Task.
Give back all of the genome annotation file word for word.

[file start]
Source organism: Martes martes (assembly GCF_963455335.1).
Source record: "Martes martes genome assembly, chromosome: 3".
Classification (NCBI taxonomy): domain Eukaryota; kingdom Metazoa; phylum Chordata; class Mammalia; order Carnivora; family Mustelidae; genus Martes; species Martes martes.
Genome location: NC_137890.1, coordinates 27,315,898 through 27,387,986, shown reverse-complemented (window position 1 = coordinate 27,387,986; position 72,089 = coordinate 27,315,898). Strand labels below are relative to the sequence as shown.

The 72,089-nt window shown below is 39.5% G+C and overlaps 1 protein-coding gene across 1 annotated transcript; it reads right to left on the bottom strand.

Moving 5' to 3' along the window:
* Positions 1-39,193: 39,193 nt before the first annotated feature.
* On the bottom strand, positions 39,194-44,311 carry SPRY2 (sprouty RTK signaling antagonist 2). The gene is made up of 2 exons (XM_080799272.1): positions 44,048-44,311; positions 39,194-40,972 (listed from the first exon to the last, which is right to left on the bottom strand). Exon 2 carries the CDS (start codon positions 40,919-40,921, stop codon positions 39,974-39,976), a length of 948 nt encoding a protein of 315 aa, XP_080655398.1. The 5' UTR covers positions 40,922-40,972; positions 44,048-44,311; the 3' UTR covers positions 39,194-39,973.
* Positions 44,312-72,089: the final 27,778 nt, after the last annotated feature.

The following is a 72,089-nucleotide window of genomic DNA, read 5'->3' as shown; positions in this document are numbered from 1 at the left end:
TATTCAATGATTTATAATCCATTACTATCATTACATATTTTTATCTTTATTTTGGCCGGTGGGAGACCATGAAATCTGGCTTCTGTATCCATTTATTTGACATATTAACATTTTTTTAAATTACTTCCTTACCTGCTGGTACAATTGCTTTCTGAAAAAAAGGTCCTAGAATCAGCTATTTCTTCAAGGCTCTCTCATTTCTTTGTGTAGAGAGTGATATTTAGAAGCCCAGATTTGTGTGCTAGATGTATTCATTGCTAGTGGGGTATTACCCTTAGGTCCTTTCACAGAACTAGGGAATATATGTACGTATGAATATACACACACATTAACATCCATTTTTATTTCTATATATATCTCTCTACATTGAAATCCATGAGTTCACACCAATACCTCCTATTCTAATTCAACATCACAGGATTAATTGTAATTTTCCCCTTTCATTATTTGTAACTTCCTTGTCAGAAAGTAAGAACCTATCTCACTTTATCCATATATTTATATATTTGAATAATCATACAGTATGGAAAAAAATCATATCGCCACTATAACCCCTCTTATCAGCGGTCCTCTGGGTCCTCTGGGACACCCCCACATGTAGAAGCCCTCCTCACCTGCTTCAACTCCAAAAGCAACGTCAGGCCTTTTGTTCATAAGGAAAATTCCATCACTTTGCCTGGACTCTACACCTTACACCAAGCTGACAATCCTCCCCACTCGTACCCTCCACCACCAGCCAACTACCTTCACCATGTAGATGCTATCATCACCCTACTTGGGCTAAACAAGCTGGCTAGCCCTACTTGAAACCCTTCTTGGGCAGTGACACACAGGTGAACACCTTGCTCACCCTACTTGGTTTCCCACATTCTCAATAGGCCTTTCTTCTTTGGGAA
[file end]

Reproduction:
Source organism: Martes martes (assembly GCF_963455335.1).
Source record: "Martes martes genome assembly, chromosome: 3".
Classification (NCBI taxonomy): domain Eukaryota; kingdom Metazoa; phylum Chordata; class Mammalia; order Carnivora; family Mustelidae; genus Martes; species Martes martes.
Genome location: NC_137890.1, coordinates 27,315,898 through 27,387,986, shown reverse-complemented (window position 1 = coordinate 27,387,986; position 72,089 = coordinate 27,315,898). Strand labels below are relative to the sequence as shown.

The 72,089-nt window shown below is 39.5% G+C and overlaps 1 protein-coding gene across 1 annotated transcript; it reads right to left on the bottom strand.

Moving 5' to 3' along the window:
* Positions 1-39,193: 39,193 nt before the first annotated feature.
* On the bottom strand, positions 39,194-44,311 carry SPRY2 (sprouty RTK signaling antagonist 2). The gene is made up of 2 exons (XM_080799272.1): positions 44,048-44,311; positions 39,194-40,972 (listed from the first exon to the last, which is right to left on the bottom strand). Exon 2 carries the CDS (start codon positions 40,919-40,921, stop codon positions 39,974-39,976), a length of 948 nt encoding a protein of 315 aa, XP_080655398.1. The 5' UTR covers positions 40,922-40,972; positions 44,048-44,311; the 3' UTR covers positions 39,194-39,973.
* Positions 44,312-72,089: the final 27,778 nt, after the last annotated feature.

The following is a 72,089-nucleotide window of genomic DNA, read 5'->3' as shown; positions in this document are numbered from 1 at the left end:
TATTCAATGATTTATAATCCATTACTATCATTACATATTTTTATCTTTATTTTGGCCGGTGGGAGACCATGAAATCTGGCTTCTGTATCCATTTATTTGACATATTAACATTTTTTTAAATTACTTCCTTACCTGCTGGTACAATTGCTTTCTGAAAAAAAGGTCCTAGAATCAGCTATTTCTTCAAGGCTCTCTCATTTCTTTGTGTAGAGAGTGATATTTAGAAGCCCAGATTTGTGTGCTAGATGTATTCATTGCTAGTGGGGTATTACCCTTAGGTCCTTTCACAGAACTAGGGAATATATGTACGTATGAATATACACACACATTAACATCCATTTTTATTTCTATATATATCTCTCTACATTGAAATCCATGAGTTCACACCAATACCTCCTATTCTAATTCAACATCACAGGATTAATTGTAATTTTCCCCTTTCATTATTTGTAACTTCCTTGTCAGAAAGTAAGAACCTATCTCACTTTATCCATATATTTATATATTTGAATAATCATACAGTATGGAAAAAAATCATATCGCCACTATAACCCCTCTTATCAGCGGTCCTCTGGGTCCTCTGGGACACCCCCACATGTAGAAGCCCTCCTCACCTGCTTCAACTCCAAAAGCAACGTCAGGCCTTTTGTTCATAAGGAAAATTCCATCACTTTGCCTGGACTCTACACCTTACACCAAGCTGACAATCCTCCCCACTCGTACCCTCCACCACCAGCCAACTACCTTCACCATGTAGATGCTATCATCACCCTACTTGGGCTAAACAAGCTGGCTAGCCCTACTTGAAACCCTTCTTGGGCAGTGACACACAGGTGAACACCTTGCTCACCCTACTTGGTTTCCCACATTCTCAATAGGCCTTTCTTCTTTGGGAA